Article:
IDEAS home Printed from https://ideas.repec.org/
MyIDEAS: Log in (now much improved!) to save this paper

A fast algorithm for finding the confidence set of large collections of models

Listed author(s):
  • Sylvain Barde

    ()

The paper proposes a new algorithm for finding the confidence set of a collection of forecasts or prediction models. Existing numerical implementations for finding the confidence set use an elimination approach where one starts with the full collection of models and successively eliminates the worst performing until the null of equal predictive ability is no longer rejected at a given confidence level. The intuition behind the proposed implementation lies in reversing the process: one starts with a collection of two models and as models are successively added to the collection both the model rankings and p-values are updated. The first benefit of this updating approach is a reduction of one polynomial order in both the time complexity and memory cost of finding the confidence set of a collection of M models, falling respectively from O (M3) to O (M2) and from O (M2) to O (M). This theoretical prediction is confirmed by a Monte Carlo benchmarking analysis of the algorithms. The second key benefit of the updating approach is that it intuitively allows for further models to be added at a later point in time, thus enabling collaborative efforts using the model confidence set procedure.

If you experience problems downloading a file, check if you have the proper application to view it first. In case of further problems read the IDEAS help page. Note that these files are not on the IDEAS site. Please be patient as the files may be large.

File URL: ftp://ftp.ukc.ac.uk/pub/ejr/RePEc/ukc/ukcedp/1519.pdf
Download Restriction: no

Paper provided by School of Economics, University of Kent in its series Studies in Economics with number 1519.

as
in new window

Length:
Date of creation: Sep 2015
Handle: RePEc:ukc:ukcedp:1519
Contact details of provider: Postal:
School of Economics, University of Kent, Canterbury, Kent, CT2 7NP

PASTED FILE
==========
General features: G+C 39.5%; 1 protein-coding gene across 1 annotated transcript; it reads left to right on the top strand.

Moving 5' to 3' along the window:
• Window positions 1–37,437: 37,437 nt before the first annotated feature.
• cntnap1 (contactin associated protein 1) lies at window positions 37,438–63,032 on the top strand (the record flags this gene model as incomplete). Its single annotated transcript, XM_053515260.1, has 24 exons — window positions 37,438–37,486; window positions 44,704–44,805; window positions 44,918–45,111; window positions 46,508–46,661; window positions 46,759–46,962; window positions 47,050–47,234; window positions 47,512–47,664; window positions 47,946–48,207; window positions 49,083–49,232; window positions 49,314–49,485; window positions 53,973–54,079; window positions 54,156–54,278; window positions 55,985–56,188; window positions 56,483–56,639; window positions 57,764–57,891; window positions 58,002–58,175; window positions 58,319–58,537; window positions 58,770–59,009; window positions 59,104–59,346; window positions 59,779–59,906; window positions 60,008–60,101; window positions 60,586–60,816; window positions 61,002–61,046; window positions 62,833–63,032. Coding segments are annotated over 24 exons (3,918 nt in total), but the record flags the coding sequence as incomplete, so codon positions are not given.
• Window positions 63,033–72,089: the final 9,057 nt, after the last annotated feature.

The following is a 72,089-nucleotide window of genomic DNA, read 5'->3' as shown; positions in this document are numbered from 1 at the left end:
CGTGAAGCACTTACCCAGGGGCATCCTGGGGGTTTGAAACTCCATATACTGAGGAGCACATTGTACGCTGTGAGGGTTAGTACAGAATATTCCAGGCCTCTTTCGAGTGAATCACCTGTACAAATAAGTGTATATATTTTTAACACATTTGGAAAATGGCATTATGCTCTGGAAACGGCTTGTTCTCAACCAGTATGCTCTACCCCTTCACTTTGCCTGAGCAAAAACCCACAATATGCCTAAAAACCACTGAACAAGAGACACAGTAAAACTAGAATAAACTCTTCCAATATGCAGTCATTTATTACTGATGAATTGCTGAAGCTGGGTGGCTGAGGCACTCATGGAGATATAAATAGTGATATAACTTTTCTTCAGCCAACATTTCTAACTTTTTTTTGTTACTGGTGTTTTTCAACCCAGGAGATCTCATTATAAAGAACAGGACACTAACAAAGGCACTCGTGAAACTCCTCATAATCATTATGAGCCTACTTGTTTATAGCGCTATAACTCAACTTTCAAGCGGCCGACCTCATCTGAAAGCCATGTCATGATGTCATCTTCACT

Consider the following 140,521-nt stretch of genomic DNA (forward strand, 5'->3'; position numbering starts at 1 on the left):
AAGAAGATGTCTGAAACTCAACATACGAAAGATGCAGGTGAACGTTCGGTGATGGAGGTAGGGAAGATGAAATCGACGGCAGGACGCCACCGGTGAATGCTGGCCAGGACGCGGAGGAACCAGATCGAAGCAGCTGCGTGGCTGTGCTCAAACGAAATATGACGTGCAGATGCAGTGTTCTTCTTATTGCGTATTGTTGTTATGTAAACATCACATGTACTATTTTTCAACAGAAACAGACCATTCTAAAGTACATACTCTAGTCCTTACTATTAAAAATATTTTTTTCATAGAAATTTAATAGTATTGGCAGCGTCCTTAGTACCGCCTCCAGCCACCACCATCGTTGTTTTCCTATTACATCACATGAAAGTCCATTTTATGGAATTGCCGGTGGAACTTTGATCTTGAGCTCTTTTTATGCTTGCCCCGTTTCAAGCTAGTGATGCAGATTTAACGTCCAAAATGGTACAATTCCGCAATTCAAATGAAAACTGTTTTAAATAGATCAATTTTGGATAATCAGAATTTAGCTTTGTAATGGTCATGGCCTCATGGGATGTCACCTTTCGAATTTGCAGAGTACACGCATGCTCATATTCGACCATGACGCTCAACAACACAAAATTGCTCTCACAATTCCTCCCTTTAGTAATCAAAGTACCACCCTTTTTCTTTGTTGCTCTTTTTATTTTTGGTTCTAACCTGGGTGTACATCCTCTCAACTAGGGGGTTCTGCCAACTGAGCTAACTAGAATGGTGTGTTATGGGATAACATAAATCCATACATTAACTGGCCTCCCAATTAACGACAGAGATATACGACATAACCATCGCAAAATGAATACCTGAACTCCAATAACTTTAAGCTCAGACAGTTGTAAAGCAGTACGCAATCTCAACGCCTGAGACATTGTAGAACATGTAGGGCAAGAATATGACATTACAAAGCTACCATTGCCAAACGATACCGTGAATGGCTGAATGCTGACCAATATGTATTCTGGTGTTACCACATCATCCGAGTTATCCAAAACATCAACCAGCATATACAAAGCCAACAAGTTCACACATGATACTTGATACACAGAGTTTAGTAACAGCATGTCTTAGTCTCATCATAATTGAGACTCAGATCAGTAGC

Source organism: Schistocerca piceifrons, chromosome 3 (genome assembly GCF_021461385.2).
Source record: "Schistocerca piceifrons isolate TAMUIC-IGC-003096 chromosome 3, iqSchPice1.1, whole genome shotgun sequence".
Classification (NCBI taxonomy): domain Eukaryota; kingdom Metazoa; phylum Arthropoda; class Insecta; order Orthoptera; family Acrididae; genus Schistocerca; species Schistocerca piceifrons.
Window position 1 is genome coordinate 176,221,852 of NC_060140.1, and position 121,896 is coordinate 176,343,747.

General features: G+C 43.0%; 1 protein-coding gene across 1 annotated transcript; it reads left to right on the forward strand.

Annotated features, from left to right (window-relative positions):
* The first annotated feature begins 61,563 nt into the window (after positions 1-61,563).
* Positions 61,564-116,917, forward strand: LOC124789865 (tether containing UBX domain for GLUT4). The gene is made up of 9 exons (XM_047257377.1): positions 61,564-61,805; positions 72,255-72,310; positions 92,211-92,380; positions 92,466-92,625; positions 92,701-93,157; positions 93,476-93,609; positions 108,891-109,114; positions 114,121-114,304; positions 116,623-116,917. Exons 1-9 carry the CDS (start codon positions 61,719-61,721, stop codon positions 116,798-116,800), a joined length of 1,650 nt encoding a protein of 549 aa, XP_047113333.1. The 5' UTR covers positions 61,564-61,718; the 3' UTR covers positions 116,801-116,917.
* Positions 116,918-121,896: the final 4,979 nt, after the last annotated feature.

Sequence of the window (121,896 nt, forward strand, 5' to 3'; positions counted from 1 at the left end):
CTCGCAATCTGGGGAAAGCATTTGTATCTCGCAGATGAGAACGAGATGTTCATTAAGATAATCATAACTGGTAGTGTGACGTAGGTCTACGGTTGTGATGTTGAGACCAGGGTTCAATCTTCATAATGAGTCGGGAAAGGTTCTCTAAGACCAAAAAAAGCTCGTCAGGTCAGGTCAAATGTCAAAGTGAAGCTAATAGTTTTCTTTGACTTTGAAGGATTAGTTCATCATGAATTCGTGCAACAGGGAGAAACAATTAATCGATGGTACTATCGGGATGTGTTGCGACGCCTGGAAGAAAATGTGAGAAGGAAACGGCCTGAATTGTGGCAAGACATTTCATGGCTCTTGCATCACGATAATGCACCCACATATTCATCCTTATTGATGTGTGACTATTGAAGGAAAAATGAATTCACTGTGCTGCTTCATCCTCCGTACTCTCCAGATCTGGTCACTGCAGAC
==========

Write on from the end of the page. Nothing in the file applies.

Phone: +44 (0)1227 827497
Web page: http://www.kent.ac.uk/economics/

Order Information: Email:


References listed on IDEAS
Please report citation or reference errors to , or , if you are the registered author of the cited work, log in to your RePEc Author Service profile, click on "citations" and make appropriate adjustments.:

as
in new window


  1. Sébastien Laurent & Jeroen V. K. Rombouts & Francesco Violante, 2012. "On the forecasting accuracy of multivariate GARCH models," Journal of Applied Econometrics, John Wiley & Sons, Ltd., vol. 27(6), pages 934-955, 09.
  2. Zeynep Iltuzer & Oktay Tas, 2013. "The Forecasting Performances of Volatility Models in Emerging Stock Markets: Is a Generalization Really Possible?," Journal of Applied Finance & Banking, SCIENPRESS Ltd, vol. 3(2), pages 1-4.
  3. Caporin, Massimiliano & McAleer, Michael, 2014. "Robust ranking of multivariate GARCH models by problem dimension," Computational Statistics & Data Analysis, Elsevier, vol. 76(C), pages 172-185.
  4. Hansen, Peter Reinhard, 2005. "A Test for Superior Predictive Ability," Journal of Business & Economic Statistics, American Statistical Association, vol. 23, pages 365-380, October.
  5. Mauro Bernardi & Leopoldo Catania, 2014. "The Model Confidence Set package for R," Papers 1410.8504, arXiv.org.
  6. Neumann, Michael & Skiadopoulos, George, 2013. "Predictable Dynamics in Higher-Order Risk-Neutral Moments: Evidence from the S&P 500 Options," Journal of Financial and Quantitative Analysis, Cambridge University Press, vol. 48(03), pages 947-977, June.
  7. Liu, Lily Y. & Patton, Andrew J. & Sheppard, Kevin, 2015. "Does anything beat 5-minute RV? A comparison of realized measures across multiple asset classes," Journal of Econometrics, Elsevier, vol. 187(1), pages 293-311.
Full references (including those not matched with items on IDEAS)

This item is not listed on Wikipedia, on a reading list or among the top items on IDEAS.

When requesting a correction, please mention this item's handle: RePEc:ukc:ukcedp:1519. See general information about how to correct material in RePEc.

For technical questions regarding this item, or to correct its authors, title, abstract, bibliographic or download information, contact: (Tracey Girling)

If you have authored this item and are not yet registered with RePEc, we encourage you to do it here. This allows to link your profile to this item. It also allows you to accept potential citations to this item that we are uncertain about.

If references are entirely missing, you can add them using this form.

If the full references list an item that is present in RePEc, but the system did not link to it, you can help with this form.

If you know of missing items citing this one, you can help us creating those links by adding the relevant references in the same way as above, for each refering item. If you are a registered author of this item, you may also want to check the "citations" tab in your profile, as there may be some citations waiting for confirmation.

Please note that corrections may take a couple of weeks to filter through the various RePEc services.

This information is provided to you by IDEAS at the Research Division of the Federal Reserve Bank of St. Louis using RePEc data.